The following is an extract from MSDN:
The common language runtime conserves string storage by maintaining a table, called the intern pool, that contains a single reference to each unique literal string declared or created programmatically in your program. Consequently, an instance of a literal string with a particular value only exists once in the system.
For example, if you assign the same literal string to several variables, the runtime retrieves the same reference to the literal string from the intern pool and assigns it to each variable.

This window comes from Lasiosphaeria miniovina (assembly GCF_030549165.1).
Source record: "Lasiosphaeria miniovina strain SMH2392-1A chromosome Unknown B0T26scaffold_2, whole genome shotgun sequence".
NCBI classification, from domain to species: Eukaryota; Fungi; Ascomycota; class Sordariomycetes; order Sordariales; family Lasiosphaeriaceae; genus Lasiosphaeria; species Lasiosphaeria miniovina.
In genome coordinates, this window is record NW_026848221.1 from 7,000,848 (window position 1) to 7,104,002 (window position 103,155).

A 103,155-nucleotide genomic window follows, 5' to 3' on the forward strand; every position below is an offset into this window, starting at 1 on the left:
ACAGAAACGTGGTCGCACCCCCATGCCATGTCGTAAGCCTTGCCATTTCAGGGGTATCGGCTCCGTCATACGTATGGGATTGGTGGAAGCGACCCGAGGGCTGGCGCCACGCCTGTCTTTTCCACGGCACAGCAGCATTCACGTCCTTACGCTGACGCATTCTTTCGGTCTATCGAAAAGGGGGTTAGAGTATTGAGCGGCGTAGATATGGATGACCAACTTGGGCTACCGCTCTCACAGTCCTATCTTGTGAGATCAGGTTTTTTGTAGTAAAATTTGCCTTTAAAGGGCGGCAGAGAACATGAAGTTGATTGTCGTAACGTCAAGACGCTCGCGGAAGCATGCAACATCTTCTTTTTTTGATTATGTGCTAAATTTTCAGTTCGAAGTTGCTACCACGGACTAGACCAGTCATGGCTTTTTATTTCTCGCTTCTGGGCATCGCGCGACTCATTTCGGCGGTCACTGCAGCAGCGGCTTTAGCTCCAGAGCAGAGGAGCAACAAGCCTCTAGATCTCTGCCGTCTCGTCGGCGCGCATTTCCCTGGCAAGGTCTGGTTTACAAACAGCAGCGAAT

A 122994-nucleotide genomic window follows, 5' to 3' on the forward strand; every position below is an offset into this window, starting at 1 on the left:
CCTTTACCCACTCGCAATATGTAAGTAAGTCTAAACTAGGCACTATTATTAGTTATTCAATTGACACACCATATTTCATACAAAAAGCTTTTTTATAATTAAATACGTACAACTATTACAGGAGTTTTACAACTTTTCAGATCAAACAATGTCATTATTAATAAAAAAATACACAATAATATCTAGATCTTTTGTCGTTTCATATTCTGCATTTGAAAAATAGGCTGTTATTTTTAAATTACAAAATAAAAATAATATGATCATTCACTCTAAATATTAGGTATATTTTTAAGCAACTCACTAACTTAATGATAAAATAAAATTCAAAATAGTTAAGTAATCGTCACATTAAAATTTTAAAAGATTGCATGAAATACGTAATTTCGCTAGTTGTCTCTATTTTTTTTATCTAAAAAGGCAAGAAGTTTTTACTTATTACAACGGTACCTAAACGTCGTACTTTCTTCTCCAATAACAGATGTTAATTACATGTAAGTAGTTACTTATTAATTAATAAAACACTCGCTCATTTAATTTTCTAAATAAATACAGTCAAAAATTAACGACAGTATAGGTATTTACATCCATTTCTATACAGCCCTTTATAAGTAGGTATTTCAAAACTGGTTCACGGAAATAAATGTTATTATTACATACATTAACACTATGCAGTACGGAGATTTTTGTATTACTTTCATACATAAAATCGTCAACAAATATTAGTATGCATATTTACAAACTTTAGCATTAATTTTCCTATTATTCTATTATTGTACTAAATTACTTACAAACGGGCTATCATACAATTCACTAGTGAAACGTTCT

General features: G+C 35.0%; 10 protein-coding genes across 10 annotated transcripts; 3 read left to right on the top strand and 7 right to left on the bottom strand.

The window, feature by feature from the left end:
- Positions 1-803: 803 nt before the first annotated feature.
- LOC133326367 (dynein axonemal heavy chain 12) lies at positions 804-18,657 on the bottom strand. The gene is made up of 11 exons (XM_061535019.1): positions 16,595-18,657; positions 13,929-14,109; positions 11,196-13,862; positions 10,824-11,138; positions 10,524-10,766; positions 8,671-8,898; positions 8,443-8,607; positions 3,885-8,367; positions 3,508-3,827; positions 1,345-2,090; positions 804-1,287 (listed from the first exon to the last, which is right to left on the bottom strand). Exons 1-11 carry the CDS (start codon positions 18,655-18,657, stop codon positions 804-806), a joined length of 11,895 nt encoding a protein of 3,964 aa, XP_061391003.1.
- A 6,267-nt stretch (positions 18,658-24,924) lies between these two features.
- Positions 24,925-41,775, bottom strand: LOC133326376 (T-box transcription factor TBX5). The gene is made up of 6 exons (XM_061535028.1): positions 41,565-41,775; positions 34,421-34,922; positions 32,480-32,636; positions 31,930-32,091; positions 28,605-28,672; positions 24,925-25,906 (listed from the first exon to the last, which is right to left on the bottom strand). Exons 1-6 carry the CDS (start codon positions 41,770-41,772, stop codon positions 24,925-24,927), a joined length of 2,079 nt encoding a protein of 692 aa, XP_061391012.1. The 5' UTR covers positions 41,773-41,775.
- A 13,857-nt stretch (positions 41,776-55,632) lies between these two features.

The Intern method uses the intern pool to search for a string equal to the value of str. If such a string exists, its reference in the intern pool is returned. If the string does not exist, a reference to str is added to the intern pool, then that reference is returned. .... If you are trying to reduce the total amount of memory your application allocates, keep in mind that interning a string has two unwanted side effects. First, the memory allocated for interned String objects is not likely be released until the common language runtime (CLR) terminates.
So, does this mean that CLR keeps one single intern pool for all running .net apps? Example: if a program A creates a string literal "Test" and if another program tries to create another string literal "Test", the same copy is used? The same question also applies to JVM.